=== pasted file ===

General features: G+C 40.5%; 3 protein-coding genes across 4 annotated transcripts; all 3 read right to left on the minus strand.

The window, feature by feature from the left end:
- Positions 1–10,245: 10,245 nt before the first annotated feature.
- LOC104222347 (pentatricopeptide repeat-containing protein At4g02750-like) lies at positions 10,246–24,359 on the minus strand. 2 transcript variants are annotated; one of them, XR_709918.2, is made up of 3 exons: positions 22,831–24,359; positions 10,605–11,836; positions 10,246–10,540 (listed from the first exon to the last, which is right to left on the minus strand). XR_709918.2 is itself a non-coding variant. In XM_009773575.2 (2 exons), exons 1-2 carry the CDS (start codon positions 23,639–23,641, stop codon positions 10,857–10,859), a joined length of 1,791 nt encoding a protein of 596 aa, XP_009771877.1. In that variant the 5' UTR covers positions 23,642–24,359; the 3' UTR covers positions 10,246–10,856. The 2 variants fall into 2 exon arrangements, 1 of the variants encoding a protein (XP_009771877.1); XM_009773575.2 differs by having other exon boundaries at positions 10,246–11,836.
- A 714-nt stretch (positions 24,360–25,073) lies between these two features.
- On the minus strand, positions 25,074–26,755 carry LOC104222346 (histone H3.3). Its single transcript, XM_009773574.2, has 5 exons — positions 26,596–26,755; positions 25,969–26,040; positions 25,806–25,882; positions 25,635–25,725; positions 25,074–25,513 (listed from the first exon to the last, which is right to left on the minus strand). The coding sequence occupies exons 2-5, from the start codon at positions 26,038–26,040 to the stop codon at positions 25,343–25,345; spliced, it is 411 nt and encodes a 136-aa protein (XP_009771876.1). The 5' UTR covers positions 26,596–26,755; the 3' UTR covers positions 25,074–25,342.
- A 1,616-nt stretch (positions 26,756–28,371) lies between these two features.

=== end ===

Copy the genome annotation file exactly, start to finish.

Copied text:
General features: G+C 40.5%; 3 protein-coding genes across 4 annotated transcripts; all 3 read right to left on the minus strand.

The window, feature by feature from the left end:
- Positions 1–10,245: 10,245 nt before the first annotated feature.
- LOC104222347 (pentatricopeptide repeat-containing protein At4g02750-like) lies at positions 10,246–24,359 on the minus strand. 2 transcript variants are annotated; one of them, XR_709918.2, is made up of 3 exons: positions 22,831–24,359; positions 10,605–11,836; positions 10,246–10,540 (listed from the first exon to the last, which is right to left on the minus strand). XR_709918.2 is itself a non-coding variant. In XM_009773575.2 (2 exons), exons 1-2 carry the CDS (start codon positions 23,639–23,641, stop codon positions 10,857–10,859), a joined length of 1,791 nt encoding a protein of 596 aa, XP_009771877.1. In that variant the 5' UTR covers positions 23,642–24,359; the 3' UTR covers positions 10,246–10,856. The 2 variants fall into 2 exon arrangements, 1 of the variants encoding a protein (XP_009771877.1); XM_009773575.2 differs by having other exon boundaries at positions 10,246–11,836.
- A 714-nt stretch (positions 24,360–25,073) lies between these two features.
- On the minus strand, positions 25,074–26,755 carry LOC104222346 (histone H3.3). Its single transcript, XM_009773574.2, has 5 exons — positions 26,596–26,755; positions 25,969–26,040; positions 25,806–25,882; positions 25,635–25,725; positions 25,074–25,513 (listed from the first exon to the last, which is right to left on the minus strand). The coding sequence occupies exons 2-5, from the start codon at positions 26,038–26,040 to the stop codon at positions 25,343–25,345; spliced, it is 411 nt and encodes a 136-aa protein (XP_009771876.1). The 5' UTR covers positions 26,596–26,755; the 3' UTR covers positions 25,074–25,342.
- A 1,616-nt stretch (positions 26,756–28,371) lies between these two features.